Enhancing Career Center and Faculty Partnerships
Enhancing Career Center and Faculty Partnerships
EACE Blog contribution by Scott Borden, LPC, NCC, NCCC, DCC – Career Development Specialist at Rutgers University, University Career Services
Rutgers University, New Brunswick, NJ, is a large state university with over 41, 500 undergraduate and graduate students. Our mission and challenge at University Career Services is providing comprehensive career counseling and planning services with a limited counseling staff and resources to this large, diverse population.
With a student population this large, it remains both a goal and a challenge to reach out and touch as many students as possible. While actively promoting our services across campuses, utilizing new technology applications, and our revamped website and web-based tools, we have additionally sought to actively, over the last year, take steps to build more effective partnerships with our many academic departments and associated major department program directors and faculty. While not a new concept, it is one that can be difficult and pose many hurdles at a large institution. This type of pro-active engagement with faculty partners to leverage the Office of Career Services’ reach has received more attention recently. In both working on committees within Rutgers and researching other institutions, I have seen greater emphasis on and promotion of Career Services and faculty partnerships.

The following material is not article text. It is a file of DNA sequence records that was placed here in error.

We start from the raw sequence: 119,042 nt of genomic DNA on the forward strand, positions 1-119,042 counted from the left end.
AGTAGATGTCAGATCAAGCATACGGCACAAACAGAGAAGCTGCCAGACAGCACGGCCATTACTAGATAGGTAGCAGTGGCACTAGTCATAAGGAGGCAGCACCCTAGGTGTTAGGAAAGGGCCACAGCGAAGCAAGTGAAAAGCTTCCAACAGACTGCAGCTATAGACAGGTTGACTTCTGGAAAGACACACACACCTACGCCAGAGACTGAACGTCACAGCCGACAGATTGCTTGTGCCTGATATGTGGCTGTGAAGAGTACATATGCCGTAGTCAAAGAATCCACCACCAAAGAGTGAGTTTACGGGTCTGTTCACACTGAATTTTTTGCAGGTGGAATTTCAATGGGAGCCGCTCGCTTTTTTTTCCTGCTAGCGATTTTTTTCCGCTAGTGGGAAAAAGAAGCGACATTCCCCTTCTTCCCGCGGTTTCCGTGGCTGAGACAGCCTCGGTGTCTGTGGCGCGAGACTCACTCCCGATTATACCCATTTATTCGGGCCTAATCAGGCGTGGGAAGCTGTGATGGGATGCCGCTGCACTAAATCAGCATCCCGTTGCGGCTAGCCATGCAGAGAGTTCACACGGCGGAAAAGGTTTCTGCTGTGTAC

Our Executive Director at Rutgers University Career Services, Richard Hearin, published a chapter in the book, “Leadership in Career Services: Voices from the Field,” (NACE, 2013, Emanuel Contomanolis and Trudy Steinfeld, eds.), entitled, Faculty Partnerships: Critical Enablers and Key Alliances. In his chapter, Rick notes, “The more fully career services are integrated into the fabric of institutional culture and academic life, the greater the likelihood that students’ career aspirations and potential will be fulfilled.” (p.67). In any institution, large or small, the more allies and advocates the Office of Career Services has in reaching out to students, the better the widespread delivery of our message and broad-based provision of our services.
In our Career Center at Rutgers, we have redesigned our counseling efforts and services around a Career Cluster model to more effectively screen, conduct intake, and offer targeted assessment and services to more easily identified client populations. Our cluster model breaks away from the major or school affiliation and links to various world of work and industry clusters, e.g., Business and Communication, STEM, Education and Social Services, Environment, etc. Our counseling professionals are experts in various cluster areas and seek to partner with faculty in these respective clusters. Protocol has been developed for academic outreach and counselors are equipped with a “toolkit” of resources and services to present to faculty. Results after one year have been positive as our counselors have conducted more targeted outreach by cluster, met with faculty, participated in department meetings, guest lectured in classes, have had Career Services web-based assessments incorporated into course syllabi, and partnered with faculty to meet with employers to discuss on-campus information sessions, career fairs and interviewing.